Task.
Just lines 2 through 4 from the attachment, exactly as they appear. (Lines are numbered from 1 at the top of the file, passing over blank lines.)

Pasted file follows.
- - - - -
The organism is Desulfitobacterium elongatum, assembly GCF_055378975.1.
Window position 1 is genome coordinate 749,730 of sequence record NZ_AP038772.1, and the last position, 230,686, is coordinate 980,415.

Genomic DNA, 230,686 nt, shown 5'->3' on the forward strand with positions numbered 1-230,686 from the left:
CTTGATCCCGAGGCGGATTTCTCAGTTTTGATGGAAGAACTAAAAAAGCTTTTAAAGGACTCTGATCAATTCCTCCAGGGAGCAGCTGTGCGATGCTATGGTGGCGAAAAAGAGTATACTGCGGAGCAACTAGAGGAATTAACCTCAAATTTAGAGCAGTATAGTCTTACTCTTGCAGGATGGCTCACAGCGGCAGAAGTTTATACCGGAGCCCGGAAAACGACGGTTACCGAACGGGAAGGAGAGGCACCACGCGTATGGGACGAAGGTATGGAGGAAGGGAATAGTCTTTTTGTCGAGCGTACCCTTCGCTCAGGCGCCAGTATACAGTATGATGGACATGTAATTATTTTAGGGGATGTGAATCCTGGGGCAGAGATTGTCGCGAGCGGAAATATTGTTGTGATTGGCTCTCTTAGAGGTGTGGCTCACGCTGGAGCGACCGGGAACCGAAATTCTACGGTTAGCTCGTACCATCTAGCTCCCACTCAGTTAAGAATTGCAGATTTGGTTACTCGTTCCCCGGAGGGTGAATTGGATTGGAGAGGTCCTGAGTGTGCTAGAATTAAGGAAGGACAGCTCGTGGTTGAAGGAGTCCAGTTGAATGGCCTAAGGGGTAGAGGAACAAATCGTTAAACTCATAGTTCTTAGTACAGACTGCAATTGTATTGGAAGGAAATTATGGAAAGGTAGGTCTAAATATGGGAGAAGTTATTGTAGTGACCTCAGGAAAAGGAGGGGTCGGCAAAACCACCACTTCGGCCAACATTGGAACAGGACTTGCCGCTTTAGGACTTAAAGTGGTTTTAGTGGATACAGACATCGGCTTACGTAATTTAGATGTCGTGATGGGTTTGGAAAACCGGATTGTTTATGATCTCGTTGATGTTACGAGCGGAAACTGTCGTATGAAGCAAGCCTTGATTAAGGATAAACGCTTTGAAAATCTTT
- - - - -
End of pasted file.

Window position 1 is genome coordinate 749,730 of sequence record NZ_AP038772.1, and the last position, 230,686, is coordinate 980,415.

Genomic DNA, 230,686 nt, shown 5'->3' on the forward strand with positions numbered 1-230,686 from the left:
CTTGATCCCGAGGCGGATTTCTCAGTTTTGATGGAAGAACTAAAAAAGCTTTTAAAGGACTCTGATCAATTCCTCCAGGGAGCAGCTGTGCGATGCTATGGTGGCGAAAAAGAGTATACTGCGGAGCAACTAGAGGAATTAACCTCAAATTTAGAGCAGTATAGTCTTACTCTTGCAGGATGGCTCACAGCGGCAGAAGTTTATACCGGAGCCCGGAAAACGACGGTTACCGAACGGGAAGGAGAGGCACCACGCGTATGGGACGAAGGTATGGAGGAAGGGAATAGTCTTTTTGTCGAGCGTACCCTTCGCTCAGGCGCCAGTATACAGTATGATGGACATGTAATTATTTTAGGGGATGTGAATCCTGGGGCAGAGATTGTCGCGAGCGGAAATATTGTTGTGATTGGCTCTCTTAGAGGTGTGGCTCACGCTGGAGCGACCGGGAACCGAAATTCTACGGTTAGCTCGTACCATCTAGCTCCCACTCAGTTAAGAATTGCAGATTTGGTTACTCGTTCCCCGGAGGGTGAATTGGATTGGAGAGGTCCTGAGTGTGCTAGAATTAAGGAAGGACAGCTCGTGGTTGAAGGAGTCCAGTTGAATGGCCTAAGGGGTAGAGGAACAAATCGTTAAACTCATAGTTCTTAGTACAGACTGCAATTGTATTGGAAGGAAATTATGGAAAGGTAGGTCTAAATATGGGAGAAGTTATTGTAGTGACCTCAGGAAAAGGAGGGGTCGGCAAAACCACCACTTCGGCCAACATTGGAACAGGACTTGCCGCTTTAGGACTTAAAGTGGTTTTAGTGGATACAGACATCGGCTTACGTAATTTAGATGTCGTGATGGGTTTGGAAAACCGGATTGTTTATGATCTCGTTGATGTTACGAGCGGAAACTGTCGTATGAAGCAAGCCTTGATTAAGGATAAACGCTTTGAAAATCTTT